SNMMI: Scanning for cardiac amyloid could help predict heart attacks

While amyloid imaging is typically discussed with regard to diagnosing Alzheimer’s disease, a team of French researchers, presenting at the Society of Nuclear Medicine and Molecular Imaging (SNMMI) 2015 annual meeting, have found that amyloid scans of the heart can predict major cardiac events.

Amyloid can build up throughout the body, and the specific condition targeted in the study was transthyretin-type (TTR) amyloidosis, which in the heart can cause hypertension, abnormal heartbeat and chronic heart failure.

Axel Van Der Gucht, MD, and colleagues from Henri Mondor Hospital in Créteil, France, used myocardial scintigraphy with the radiotracer technetium-99m hydroxymethylene diphosphonate (Tc-99m HMDP). While Tc-99m HMDP is typically used to image bone, it also binds to amyloid in the heart.

“To our knowledge, this is the first study revealing the prognostic value of Tc-99m HMDP myocardial scintigraphy in patients with TTR amyloidosis,” said Axel Van Der Gucht in a press release.

Fifty-five patients were diagnosed with TTR amyloidosis and included in the study, all undergoing both whole-body and cardiac Tc-99m HMDP scintigraphy at 10 minutes and three hours after injection. Forty-seven were positive for cardiac amyloidosis.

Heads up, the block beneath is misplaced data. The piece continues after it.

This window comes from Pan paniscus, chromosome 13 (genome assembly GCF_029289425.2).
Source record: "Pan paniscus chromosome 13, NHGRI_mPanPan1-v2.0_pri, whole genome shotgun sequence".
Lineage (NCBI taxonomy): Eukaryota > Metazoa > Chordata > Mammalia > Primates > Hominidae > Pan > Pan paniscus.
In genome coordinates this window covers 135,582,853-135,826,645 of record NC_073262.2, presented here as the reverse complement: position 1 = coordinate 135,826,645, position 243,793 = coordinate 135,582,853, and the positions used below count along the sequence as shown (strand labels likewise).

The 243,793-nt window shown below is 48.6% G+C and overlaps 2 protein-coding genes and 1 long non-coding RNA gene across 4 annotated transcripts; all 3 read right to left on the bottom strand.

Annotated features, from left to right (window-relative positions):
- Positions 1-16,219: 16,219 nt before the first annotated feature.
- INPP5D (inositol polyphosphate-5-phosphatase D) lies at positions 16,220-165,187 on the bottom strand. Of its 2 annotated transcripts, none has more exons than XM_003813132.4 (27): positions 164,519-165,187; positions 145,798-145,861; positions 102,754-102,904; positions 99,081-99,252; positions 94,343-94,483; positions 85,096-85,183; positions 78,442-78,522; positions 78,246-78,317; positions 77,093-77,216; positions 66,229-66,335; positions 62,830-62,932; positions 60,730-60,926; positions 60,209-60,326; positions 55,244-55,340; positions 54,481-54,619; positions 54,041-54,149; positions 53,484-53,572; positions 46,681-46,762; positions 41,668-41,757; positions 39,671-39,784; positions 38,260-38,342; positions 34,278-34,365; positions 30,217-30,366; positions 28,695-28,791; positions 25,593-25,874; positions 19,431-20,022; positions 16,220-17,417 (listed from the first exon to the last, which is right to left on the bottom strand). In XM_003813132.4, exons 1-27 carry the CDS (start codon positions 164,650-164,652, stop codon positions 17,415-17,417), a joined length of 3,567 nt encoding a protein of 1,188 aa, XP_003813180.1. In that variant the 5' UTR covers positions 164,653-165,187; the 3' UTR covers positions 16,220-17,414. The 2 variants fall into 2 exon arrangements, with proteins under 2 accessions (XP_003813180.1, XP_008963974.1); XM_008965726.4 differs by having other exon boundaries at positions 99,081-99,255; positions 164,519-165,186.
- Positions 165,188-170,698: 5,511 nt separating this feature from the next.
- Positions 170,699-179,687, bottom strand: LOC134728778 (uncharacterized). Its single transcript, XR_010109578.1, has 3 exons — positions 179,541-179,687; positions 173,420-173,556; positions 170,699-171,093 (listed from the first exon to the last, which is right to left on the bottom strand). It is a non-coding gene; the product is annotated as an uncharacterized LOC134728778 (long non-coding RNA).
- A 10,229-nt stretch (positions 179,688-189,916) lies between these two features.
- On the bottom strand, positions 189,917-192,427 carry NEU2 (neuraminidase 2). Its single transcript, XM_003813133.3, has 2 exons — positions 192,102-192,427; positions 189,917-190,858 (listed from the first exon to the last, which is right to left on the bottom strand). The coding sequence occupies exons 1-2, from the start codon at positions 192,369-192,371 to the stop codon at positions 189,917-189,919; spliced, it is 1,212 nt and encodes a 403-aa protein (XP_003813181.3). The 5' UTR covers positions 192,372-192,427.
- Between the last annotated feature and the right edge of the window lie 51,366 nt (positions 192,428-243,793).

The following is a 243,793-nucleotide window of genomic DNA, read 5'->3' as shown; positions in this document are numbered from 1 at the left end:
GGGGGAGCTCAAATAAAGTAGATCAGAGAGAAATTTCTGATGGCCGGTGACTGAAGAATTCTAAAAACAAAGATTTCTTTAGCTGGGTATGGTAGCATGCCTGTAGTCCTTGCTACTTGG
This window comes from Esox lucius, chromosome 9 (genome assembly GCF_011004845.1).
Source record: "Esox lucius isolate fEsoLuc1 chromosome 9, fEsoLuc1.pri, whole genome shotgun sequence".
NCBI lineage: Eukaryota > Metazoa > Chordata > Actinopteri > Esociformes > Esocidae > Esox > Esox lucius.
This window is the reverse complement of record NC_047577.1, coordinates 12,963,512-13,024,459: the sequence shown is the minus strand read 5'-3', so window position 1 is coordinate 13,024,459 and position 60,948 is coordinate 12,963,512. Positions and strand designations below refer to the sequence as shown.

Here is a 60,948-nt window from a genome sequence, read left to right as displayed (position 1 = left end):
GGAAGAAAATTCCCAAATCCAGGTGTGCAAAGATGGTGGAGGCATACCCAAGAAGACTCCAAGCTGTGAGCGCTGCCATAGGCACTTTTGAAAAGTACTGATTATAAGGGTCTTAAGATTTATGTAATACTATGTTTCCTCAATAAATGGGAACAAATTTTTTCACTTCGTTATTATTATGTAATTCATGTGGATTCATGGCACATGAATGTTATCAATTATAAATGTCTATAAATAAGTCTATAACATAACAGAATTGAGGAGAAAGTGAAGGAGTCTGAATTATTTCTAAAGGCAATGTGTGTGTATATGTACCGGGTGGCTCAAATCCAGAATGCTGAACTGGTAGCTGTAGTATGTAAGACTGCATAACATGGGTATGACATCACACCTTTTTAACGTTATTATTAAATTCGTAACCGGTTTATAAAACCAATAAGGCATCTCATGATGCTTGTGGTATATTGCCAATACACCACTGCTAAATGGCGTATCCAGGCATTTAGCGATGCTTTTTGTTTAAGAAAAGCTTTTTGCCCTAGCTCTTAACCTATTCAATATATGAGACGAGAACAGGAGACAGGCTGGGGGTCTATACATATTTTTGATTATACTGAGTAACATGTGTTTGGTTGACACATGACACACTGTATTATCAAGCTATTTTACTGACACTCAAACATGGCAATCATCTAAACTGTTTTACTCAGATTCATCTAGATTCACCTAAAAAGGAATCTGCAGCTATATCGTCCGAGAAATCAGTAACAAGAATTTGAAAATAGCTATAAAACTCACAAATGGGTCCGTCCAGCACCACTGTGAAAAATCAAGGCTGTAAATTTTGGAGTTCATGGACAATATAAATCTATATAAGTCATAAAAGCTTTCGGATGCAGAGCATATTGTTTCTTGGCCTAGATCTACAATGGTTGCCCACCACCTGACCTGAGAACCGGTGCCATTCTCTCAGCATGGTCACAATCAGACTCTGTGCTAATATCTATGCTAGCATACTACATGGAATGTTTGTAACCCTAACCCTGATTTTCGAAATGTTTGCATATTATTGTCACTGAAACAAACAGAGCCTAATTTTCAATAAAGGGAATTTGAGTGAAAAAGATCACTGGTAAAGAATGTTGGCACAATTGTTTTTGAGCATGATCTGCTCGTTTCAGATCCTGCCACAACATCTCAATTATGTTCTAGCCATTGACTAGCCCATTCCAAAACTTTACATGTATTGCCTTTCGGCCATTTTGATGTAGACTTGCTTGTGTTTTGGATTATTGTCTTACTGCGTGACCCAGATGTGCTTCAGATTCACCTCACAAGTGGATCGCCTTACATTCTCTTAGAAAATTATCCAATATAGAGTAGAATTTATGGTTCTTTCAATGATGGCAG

Quantitative analysis of heart-to-skull ratios for agent retention showed that patients with a lower heart-to-skull score experienced better survival rates. At six months, those with a heart-to-skull ratio of less than 1.94 had 95 percent major adverse cardiac event (MACE) free survival compared with 60 percent in those with a heart-to-skull ratio greater than 1.94.

Van Der Gucht and colleagues were able to identify prognostic groups ranging from 100 percent MACE-free survival to 44 percent by combining heart-to-skull imaging agent retention ratios with New York Heart Association classification.

“Given the clinical, diagnostic and therapeutic potential of Tc-99m HMDP myocardial scintigraphy based on these results, all patients with suspected cardiac amyloidosis should undergo a minimally invasive scan as a standard of clinical evaluation,” said Van Der Gucht.